Conclusion. The combined approach to the brain tumor resection using multimodal MRI, neuronavigation, and awake craniotomy with motor and language areas mapping allows neurosurgeons to minimize the risk of persistent neurological deficit occurrence and provides the possibility to perform maximal resection possible preserving the patients’ functional status. The presented methodology is reproducible, permitting one to expand the options of surgical treatment when lesions are localized in eloquent areas.


Introduction

Tumors localized in or near eloquent brain regions represent a serious surgical problem. Tumor resection close to these regions is associated with a high risk of persistent neurological deficit. Thus, the resection extent correlates with the survival in patients with gliomas of various malignancy grades [1–3].

The main goal of the surgery on such eloquent brain areas is to perform maximal resection possible while preserving patient’s functional status. Zones responsible for motion, speech, and cognitive skills play the decisive role in the occurrence of the persistent neurological deficit, negatively affecting the subsequent course of the disease and patient survival [4–6].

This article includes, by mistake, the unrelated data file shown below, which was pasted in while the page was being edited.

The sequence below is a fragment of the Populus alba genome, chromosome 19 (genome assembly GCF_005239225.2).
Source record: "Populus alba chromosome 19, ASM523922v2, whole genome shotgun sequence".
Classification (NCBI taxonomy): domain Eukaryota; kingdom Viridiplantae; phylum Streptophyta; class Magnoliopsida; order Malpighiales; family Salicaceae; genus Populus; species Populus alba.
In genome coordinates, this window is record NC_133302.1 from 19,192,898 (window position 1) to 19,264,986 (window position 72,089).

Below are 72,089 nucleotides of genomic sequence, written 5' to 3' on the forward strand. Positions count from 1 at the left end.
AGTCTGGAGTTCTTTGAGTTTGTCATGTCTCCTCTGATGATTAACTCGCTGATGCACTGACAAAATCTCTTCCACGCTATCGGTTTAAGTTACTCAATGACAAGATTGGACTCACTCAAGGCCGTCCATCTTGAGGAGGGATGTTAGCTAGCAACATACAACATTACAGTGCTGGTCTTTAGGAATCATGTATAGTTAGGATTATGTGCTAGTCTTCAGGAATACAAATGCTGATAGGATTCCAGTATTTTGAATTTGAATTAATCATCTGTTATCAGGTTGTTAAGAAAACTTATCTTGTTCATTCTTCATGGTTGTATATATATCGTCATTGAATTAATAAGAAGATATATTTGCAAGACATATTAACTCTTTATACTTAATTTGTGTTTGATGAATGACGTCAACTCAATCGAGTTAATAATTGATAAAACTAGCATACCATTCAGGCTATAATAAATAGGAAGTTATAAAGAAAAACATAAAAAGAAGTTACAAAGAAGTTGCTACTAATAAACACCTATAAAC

In order to preserve the functional status of a patient, it is important to establish the relationship between the tumor and the motor and speech cortical centers and the tracts of the brain white matter at the preoperative stage. The multimodal MRI capabilities are actively used nowadays to fulfill this task. Functional mapping including functional MRI (fMRI) and diffusion tensor imaging (DTI tractography) is usually conducted [7]. For intraoperative control, direct cortical and subcortical stimulation is carried out with the functional status control of the awake patient [8, 9].

The proposed combined approach to the tactics of surgical tumor treatment of the eloquent brain areas comprising fMRI, DTI tractography, and awake craniotomy gives a number of advantages: lower risks of persistent neurological deficit, the feasibility of more extended resection, and preservation of the patient’s functional status using intraoperative monitoring.

The aim of the study is to assess the results of the combined approach to the resection of eloquent areas.

Materials and Methods